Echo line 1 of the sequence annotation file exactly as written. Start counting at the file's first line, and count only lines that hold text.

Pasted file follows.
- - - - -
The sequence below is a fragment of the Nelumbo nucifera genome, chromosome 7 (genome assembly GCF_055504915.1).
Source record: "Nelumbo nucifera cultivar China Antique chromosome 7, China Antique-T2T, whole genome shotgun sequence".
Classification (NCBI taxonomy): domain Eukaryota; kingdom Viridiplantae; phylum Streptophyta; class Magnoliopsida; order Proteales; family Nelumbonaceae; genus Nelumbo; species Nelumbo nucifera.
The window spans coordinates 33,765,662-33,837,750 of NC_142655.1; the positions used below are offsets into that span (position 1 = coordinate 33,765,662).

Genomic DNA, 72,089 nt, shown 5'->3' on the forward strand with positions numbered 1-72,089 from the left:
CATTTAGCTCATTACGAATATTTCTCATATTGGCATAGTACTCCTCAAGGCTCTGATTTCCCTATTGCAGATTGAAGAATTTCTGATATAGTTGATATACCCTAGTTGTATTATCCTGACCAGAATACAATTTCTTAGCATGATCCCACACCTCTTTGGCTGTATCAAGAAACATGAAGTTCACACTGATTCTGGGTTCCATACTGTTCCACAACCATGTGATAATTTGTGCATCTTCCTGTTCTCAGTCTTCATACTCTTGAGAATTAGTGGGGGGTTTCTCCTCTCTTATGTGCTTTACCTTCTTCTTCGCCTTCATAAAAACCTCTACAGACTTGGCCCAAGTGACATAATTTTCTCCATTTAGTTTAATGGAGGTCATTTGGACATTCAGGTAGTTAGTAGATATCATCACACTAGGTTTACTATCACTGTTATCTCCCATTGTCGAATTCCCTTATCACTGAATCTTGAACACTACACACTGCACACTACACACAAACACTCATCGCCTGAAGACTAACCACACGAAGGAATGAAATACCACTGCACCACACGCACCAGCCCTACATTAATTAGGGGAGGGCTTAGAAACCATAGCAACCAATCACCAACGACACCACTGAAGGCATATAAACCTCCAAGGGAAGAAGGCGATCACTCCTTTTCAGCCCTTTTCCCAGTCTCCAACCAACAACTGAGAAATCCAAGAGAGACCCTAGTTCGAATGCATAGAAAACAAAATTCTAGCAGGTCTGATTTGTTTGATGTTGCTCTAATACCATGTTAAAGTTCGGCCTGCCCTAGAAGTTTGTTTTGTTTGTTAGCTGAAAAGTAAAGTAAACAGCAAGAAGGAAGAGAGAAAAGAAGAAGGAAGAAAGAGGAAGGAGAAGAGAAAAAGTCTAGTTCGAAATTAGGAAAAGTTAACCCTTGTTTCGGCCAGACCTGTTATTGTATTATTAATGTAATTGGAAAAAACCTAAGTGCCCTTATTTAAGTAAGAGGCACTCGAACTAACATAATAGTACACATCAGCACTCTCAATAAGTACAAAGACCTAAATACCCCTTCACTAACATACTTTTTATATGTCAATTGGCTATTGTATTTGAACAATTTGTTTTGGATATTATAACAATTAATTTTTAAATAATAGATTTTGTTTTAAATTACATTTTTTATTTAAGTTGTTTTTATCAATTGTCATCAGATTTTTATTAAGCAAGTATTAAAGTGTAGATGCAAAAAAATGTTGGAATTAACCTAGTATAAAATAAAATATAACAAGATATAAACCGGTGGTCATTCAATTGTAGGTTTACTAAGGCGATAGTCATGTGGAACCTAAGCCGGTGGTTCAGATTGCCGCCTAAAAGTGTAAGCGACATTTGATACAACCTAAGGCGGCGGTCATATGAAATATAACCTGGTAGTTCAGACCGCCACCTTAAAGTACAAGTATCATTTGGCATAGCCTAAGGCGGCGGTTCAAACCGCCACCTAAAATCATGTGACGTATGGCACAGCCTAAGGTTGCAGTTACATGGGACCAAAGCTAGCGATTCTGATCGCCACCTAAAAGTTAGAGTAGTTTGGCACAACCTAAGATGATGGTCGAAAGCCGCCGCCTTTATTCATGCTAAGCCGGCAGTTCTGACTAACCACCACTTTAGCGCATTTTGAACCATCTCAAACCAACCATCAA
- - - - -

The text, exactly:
The sequence below is a fragment of the Nelumbo nucifera genome, chromosome 7 (genome assembly GCF_055504915.1).